Life under construction

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When I turn out of my neighborhood and get to the first stoplight, I have to choose.

Turn left and I run smack into road construction. Traffic slows down and a man on the road crew holds up a sign telling me to stop. When he waves me through, I idle down the rough road crowded on both sides by orange barrels and tall mounds of red dirt. I steer around bumps in the road, and I wince when my tires hit breaks in the pavement.

Turn right and it’s more of the same. Earth-moving machines putter along the long stretch of construction, kicking up a daily dust storm. I hold my breath as I squeeze past other drivers on the only sliver of road left in the midst of construction chaos.under construction sign

Like most drivers, I’m aggravated because construction began right before the kids went back to school, making those main arteries even more congested on busy weekdays. The inconvenience seems to outweigh any noticeable progress.

But last week, as I groaned about the traffic bottleneck, I tried to see it in a new light. For those who use it regularly, is there ever a convenient time for a road to be under construction? Probably not.

And perhaps I don’t notice progress being made on the road because I live so close to it and see it daily. It’s like raising kids. My teenager looks the same to me when I see him every morning over breakfast, but when we bump into friends who haven’t seen him in a while, they all marvel at how much he’s grown and changed. Progress has been made, regardless of whether or not I saw it happening.

Maybe the messy, bumpy roads bother me because they remind me of parts of my own life that are “under construction.” For the past two years, I’ve been trying to learn how to write fiction. So far, my first draft looks even worse than those torn-up roads. I’m wading through a manuscript chock full of rough spots and wrong turns. The work is slow, and at times I wonder if it’s going anywhere.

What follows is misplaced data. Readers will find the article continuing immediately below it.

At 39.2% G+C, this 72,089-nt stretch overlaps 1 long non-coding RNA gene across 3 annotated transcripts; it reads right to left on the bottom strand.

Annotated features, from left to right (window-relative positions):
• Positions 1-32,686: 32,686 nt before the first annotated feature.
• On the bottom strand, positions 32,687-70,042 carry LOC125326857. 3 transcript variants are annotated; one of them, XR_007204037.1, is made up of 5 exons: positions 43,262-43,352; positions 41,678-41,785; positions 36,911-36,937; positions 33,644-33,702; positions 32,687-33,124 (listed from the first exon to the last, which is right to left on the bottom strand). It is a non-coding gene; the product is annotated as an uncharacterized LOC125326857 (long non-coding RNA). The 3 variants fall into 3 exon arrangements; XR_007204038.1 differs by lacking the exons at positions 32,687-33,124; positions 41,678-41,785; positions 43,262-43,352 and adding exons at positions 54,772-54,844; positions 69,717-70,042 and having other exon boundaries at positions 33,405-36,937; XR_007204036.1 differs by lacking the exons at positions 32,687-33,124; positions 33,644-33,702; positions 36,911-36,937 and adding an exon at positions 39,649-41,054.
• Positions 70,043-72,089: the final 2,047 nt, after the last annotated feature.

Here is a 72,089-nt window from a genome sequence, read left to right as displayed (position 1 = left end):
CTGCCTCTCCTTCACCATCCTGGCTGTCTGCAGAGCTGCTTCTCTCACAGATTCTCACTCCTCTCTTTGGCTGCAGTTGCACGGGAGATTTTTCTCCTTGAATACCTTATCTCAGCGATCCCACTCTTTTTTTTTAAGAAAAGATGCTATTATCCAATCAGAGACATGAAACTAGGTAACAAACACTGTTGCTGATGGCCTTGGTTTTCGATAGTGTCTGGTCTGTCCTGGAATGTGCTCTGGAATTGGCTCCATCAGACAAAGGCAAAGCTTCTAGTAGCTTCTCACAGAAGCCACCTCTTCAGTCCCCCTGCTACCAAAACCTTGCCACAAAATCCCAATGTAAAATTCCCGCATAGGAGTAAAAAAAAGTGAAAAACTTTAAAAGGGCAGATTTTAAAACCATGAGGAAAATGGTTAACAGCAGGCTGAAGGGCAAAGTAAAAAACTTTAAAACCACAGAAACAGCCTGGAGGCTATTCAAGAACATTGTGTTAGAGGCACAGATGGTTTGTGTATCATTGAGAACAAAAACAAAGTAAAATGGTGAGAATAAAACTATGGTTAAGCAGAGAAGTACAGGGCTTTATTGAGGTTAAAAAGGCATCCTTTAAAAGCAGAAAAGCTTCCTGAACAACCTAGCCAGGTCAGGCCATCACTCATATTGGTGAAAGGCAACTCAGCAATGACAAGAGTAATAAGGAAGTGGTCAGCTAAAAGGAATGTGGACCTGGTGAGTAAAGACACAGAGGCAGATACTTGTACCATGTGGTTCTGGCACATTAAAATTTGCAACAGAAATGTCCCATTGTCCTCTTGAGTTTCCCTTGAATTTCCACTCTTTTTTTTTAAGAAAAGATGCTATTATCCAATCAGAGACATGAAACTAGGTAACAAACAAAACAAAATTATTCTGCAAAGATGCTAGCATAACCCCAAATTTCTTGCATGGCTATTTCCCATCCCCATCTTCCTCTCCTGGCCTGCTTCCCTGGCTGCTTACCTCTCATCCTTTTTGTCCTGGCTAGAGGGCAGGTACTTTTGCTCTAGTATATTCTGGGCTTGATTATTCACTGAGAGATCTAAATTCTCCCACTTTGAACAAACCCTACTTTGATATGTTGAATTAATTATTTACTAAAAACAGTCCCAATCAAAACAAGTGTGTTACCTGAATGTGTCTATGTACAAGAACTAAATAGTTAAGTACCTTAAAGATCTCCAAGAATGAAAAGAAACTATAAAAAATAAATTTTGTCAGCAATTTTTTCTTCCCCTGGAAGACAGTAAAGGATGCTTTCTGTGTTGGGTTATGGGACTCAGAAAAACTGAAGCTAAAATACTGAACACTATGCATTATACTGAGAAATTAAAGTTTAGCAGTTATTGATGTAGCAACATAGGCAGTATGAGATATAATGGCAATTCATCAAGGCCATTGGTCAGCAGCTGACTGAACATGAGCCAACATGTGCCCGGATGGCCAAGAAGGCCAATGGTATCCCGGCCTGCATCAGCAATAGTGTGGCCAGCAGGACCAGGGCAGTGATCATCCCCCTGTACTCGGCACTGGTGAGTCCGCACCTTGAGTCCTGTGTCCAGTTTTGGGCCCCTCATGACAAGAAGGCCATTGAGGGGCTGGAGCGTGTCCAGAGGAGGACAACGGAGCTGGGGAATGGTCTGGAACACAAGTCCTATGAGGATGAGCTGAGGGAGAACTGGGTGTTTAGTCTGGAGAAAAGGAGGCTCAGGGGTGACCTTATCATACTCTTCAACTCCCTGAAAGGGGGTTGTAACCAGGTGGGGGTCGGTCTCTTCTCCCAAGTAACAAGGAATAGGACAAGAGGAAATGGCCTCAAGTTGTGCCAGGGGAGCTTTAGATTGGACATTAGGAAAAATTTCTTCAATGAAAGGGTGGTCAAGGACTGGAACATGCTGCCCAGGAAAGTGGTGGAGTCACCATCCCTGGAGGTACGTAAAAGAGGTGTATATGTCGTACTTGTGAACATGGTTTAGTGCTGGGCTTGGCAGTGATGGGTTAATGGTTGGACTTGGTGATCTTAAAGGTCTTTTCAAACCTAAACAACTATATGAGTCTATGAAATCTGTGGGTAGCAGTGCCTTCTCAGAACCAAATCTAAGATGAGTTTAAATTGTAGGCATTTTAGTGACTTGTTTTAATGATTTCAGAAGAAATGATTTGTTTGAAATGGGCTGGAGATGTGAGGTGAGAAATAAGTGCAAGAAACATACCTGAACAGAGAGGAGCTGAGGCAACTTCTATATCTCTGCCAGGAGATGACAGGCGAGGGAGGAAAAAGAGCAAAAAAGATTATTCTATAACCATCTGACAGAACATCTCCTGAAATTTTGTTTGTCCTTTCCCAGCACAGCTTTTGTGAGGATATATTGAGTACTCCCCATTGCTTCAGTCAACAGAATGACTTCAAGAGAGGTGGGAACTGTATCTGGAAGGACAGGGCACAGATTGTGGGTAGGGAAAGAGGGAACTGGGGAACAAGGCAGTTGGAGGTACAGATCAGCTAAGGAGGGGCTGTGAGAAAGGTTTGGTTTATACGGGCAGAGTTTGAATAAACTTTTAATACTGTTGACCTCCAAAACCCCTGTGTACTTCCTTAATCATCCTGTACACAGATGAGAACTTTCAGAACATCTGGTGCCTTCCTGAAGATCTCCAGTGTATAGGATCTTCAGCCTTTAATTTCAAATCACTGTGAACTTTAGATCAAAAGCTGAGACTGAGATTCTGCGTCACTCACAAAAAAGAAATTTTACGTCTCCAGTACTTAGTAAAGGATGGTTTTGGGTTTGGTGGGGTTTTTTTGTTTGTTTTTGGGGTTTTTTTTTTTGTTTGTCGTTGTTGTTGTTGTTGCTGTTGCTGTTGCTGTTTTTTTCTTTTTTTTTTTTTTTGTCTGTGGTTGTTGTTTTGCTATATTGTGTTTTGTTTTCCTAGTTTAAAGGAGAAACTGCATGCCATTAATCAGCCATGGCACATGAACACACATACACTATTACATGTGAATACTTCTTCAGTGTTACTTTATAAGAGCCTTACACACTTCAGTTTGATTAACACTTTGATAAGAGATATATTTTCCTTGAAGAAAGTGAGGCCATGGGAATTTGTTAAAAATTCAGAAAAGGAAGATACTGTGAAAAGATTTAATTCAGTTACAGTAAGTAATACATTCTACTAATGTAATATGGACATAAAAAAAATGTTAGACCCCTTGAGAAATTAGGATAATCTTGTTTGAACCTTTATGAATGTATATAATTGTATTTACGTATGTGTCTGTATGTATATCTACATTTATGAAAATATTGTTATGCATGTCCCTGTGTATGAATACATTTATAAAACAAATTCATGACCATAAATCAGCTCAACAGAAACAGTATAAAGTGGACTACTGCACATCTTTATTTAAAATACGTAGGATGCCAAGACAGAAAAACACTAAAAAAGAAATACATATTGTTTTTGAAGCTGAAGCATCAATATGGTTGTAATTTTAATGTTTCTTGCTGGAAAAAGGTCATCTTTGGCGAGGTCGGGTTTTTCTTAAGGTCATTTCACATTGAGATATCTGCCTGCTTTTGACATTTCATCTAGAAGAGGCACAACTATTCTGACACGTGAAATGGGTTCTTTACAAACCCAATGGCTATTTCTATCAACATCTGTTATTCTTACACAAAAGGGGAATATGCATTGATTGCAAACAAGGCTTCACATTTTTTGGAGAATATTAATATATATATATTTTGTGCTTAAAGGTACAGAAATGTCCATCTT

The thing that keeps me going is the third road that leads away from the stoplight I mentioned earlier. If I don’t turn left or right and instead drive straight, I coast down a smooth, open road with wide shoulders and a roomy turn lane. It’s one of my favorite roads because it leads to the best place to get hot waffle fries and sweet tea – a proven source of inspiration for any writer.

The smooth, wide road didn’t always look that way, however. A few years ago, it, too, was under construction. Progress crawled and then stalled. Looking at it now, you’d never guess it was once a mangled mess with a one-lane bridge and delayed, angry drivers shaking their fists at each end.

Little by little, the workers built a better road. Whichever parts of my life and your life that are now “under construction”? They’ll get better, too.

Part of our brain tells us to avoid it – the mess, the hassle, the uncertainty. But there’s another part of us that wants us to keep going – to learn, to create, to make things better than they were before.

So we keep grinding away in the hope that, one day, the snail-like pace will be worth it. Just like the new road, our own projects will turn into something recognizable and maybe even useful and beautiful. We just have to keep working and wait for the construction dust to settle.

gwen rockwoodGwen Rockwood is a mom to three great kids, wife to one cool guy, a newspaper columnist and co-owner of To check out Gwen’s book, “Reporting Live from the Laundry Pile: The Rockwood Files Collection,” click HERE.

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